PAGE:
Paid podcasts: A chicken and egg situation?

A willingness to pay and willingness to go paid are two different things.

Welcome to the FWIW newsletter about tech, media & audio written by David Tvrdon. 🌐 Read it online and 👉 be sure to subscribe, if you were forwarded this newsletter.

In this edition

🤑 When will paid podcasts take off

👎 Facial recognition gone wrong

💬 Other tech & media news

Why are paid podcasts a chicken and egg problem

📸 by Hadis Malekie on Unsplash

It’s been a month since I wrote that monetization is one of the biggest problems in podcasting. Of course, nothing changed. Podcasts are still chasing the audience growth and none of the big players introduced a paid podcast (none that I know of, if you know of someone, let me know).

One thing though has come a few times: Data supporting listener willingness to pay for podcasts shows promise and it keeps growing.

This is what Tom Webster of Edison Research writes:

Here’s the thing: the study, conducted by YouGov for Variety, reports that nearly 20% of U.S. podcast listeners say they would be Very or Somewhat Likely to pay for or donate money to a podcast. It’s a good study—those numbers smell right to me! But I read the data a little differently. First of all, I can assure you that any medium that could attract 20% of Americans to pay for it is a pretty great business. Second, any medium that could attract event the 2% of Americans who said they would be “very likely” to pay for content is a pretty good business. Third, people never want something until they do. For the millions of us who already subscribed to Netflix and Amazon Prime and Hulu (yes, all three), there was likely no way you would have said a year ago that you’d consider adding a fourth service to your increasingly costly subscription list. And then…BOOM. Disney+ appears and it’s essentially a national tax on parents.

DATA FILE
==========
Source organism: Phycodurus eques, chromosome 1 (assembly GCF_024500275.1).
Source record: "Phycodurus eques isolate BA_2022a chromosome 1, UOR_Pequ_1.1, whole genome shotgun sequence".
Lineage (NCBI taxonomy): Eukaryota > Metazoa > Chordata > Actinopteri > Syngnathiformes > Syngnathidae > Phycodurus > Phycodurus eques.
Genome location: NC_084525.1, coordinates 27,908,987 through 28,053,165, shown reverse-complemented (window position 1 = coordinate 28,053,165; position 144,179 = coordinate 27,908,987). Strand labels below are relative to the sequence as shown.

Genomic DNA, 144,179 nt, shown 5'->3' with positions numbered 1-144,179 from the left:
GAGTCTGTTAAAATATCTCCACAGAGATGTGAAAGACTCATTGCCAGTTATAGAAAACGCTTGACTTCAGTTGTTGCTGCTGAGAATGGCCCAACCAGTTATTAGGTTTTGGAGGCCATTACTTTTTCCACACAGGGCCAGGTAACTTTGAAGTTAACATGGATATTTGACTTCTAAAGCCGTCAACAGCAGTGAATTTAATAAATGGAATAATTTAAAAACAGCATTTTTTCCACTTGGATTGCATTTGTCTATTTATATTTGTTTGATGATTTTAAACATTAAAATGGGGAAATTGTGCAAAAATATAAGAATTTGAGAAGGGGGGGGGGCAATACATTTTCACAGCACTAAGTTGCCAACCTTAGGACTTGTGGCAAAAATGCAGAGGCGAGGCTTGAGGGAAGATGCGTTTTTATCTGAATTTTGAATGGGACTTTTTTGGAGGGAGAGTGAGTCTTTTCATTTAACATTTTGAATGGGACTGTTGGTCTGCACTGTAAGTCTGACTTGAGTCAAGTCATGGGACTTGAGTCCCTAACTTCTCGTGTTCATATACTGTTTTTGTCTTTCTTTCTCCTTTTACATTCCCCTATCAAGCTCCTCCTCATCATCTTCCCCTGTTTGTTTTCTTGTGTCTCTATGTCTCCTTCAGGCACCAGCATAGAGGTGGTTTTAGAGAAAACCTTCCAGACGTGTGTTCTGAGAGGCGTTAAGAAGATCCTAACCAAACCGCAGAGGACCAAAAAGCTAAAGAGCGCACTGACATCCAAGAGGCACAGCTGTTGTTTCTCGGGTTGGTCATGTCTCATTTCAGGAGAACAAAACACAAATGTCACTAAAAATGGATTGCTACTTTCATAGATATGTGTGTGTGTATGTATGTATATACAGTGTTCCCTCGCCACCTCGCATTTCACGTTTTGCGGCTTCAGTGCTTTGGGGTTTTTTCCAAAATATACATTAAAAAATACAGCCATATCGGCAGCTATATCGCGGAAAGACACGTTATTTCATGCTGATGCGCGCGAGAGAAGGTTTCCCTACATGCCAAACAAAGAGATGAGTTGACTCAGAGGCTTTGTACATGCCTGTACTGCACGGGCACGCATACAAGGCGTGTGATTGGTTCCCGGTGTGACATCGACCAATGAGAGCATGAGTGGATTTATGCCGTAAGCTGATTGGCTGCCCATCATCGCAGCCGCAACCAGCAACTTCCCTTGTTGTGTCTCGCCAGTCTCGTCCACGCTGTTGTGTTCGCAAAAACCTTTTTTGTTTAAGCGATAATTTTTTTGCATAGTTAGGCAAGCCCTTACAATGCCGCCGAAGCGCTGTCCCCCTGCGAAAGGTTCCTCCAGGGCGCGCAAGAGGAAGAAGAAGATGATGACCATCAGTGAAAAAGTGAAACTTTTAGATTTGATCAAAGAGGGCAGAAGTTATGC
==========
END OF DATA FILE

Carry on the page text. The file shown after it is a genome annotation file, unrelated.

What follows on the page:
Reuters Digital News Report found:

The deep connection that many podcasts seem to create could be opening up opportunities for paid podcasts, alongside advertising-driven models. Almost four in ten Australians (39%) said they would be prepared to pay for podcasts they liked, 38% in the United States, and a similar number in Canada (37%). Willingness to pay was lower in Sweden (24%) and the UK (21%) where so many popular podcasts come from free-to-air public broadcasters.

I have recently conducted an online research regarding podcasting in Slovakia for my employer ( and the results regarding paying for podcasts were quite positive:

44% said that they would support podcasts with voluntary contributions, and 16% would be willing to pay for podcasts without advertising, or for extra content.

I know, it’s one thing people say they are willing to do and another if they really do it. Still, I am surprised that there aren’t more high profile podcasters experimenting with this.

Again, it all comes down to the 1000 true fans theory. You do not need to chase scale rather build a loyal customer fan base, or better call them members.

Today there are many tools for starting a paid podcast: Memberful, Acast, and others (for example Substack). But there are not a lot of paid podcasts.